MARBLEHEAD - The ousted head of the Marblehead charter school sat silently yesterday on a courtroom bench as his lawyer argued he shouldn't have to face felony charges in his alleged shoving of a 14-year-old girl against his office door.
Tom Commeret's lawyer, J.W. "Jay" Carney, said the door couldn't be considered a dangerous weapon unless Commeret pounded the student's head against it.
"Merely having contact with it does not make it a dangerous weapon," Carney said.
Commeret faces charges of assault and battery with a dangerous weapon and threatening to commit a crime in connection with the April 9 after-school incident. Carney was in Lynn District Court yesterday to argue the first charge should become a misdemeanor assault and battery. Assistant District Attorney Kim Faitella attacked the argument, saying a pair of pants hanging from the door prevented bruises but not the threat.
"The defendant grabbed the victim and pushed her against the door," Faitella said. "Just because there was some clothing there doesn't mean it wasn't a dangerous weapon."
To argue whether a door could be considered a dangerous weapon, both sides have cited the same case in which a person's head was bashed against a sidewalk.
Judge Michael Lauranzano said he would issue a ruling soon in the case. None had been filed with the clerk's office by late yesterday afternoon.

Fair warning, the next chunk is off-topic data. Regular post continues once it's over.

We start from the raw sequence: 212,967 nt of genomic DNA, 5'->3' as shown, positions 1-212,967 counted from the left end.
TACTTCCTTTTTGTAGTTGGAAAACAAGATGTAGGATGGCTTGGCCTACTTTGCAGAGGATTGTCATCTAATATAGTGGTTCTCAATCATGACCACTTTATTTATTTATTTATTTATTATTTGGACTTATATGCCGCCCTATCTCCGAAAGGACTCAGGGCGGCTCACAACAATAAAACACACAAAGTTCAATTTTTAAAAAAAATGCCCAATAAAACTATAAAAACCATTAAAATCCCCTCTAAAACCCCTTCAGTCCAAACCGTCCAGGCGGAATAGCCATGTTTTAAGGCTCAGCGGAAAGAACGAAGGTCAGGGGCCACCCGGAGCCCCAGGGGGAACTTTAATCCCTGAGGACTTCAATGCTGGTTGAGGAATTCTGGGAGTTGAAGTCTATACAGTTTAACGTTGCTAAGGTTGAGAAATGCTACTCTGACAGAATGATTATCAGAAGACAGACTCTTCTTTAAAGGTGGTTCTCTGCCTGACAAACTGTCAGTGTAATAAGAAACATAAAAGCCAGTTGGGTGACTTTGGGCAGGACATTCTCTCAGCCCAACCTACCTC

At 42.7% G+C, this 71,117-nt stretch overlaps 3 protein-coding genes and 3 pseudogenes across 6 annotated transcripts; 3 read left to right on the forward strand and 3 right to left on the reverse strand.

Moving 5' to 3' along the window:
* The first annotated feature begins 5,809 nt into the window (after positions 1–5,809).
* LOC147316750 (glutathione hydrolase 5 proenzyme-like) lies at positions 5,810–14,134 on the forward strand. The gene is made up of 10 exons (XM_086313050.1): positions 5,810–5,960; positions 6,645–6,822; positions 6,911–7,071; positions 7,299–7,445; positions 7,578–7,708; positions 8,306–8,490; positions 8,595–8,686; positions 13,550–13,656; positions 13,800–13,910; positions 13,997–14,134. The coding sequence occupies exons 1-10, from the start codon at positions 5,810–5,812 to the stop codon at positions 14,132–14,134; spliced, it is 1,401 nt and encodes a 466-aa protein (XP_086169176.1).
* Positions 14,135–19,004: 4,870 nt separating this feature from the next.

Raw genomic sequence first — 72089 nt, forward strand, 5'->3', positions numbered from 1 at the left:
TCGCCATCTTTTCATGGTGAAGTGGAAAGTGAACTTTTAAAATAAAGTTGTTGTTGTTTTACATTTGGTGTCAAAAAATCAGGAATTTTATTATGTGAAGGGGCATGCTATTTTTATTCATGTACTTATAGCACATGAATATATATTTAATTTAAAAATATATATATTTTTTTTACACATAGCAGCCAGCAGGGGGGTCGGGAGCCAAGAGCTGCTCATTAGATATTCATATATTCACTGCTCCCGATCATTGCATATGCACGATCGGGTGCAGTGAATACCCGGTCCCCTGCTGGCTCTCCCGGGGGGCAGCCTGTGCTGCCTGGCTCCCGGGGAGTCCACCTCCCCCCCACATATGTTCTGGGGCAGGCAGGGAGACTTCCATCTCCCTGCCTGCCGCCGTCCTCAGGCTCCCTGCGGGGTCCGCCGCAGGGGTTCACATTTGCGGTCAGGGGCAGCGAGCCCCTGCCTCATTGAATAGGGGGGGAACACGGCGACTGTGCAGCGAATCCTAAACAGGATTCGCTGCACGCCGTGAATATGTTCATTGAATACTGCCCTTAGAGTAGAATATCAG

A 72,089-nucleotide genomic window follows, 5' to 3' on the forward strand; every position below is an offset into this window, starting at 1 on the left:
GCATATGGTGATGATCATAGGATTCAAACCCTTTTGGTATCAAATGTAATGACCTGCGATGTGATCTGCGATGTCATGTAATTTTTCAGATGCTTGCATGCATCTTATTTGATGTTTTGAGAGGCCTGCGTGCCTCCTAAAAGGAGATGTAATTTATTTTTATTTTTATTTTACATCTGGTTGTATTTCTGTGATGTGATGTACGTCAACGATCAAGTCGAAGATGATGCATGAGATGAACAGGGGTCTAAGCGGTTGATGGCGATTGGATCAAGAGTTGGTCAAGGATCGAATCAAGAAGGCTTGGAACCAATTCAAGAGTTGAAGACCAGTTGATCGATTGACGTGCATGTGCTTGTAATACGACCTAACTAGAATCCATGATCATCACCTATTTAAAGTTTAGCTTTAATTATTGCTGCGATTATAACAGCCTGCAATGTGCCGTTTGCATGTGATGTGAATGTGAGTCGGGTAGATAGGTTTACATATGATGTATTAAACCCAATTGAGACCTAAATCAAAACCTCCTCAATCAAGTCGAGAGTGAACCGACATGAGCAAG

In the charter school incident, the girl wrote a statement for police saying she saw Commeret drinking what she thought might be alcohol in his office and she asked what the drink was. According to her statement, "He grabbed my arms and pushed me up against the back of the door. He held me there for a few moments, and said, 'I'll (expletive) find you.' Then he jerked me back and let go."
Commeret had requested a speedy trial so he could return to school quickly. He is on paid administrative leave from his $96,000-a-year job as head of Marblehead Community Charter Public School for the remainder of his two-year contract.
On Dec. 4, the lawyers will debate whether Commeret should get a chance to look at two doctors' records of their talks with the student in May about the April incident.
Carney said, "I believe they contain relevant information regarding the credibility of the complainant."
One of the doctors works with the Massachusetts Department of Social Services.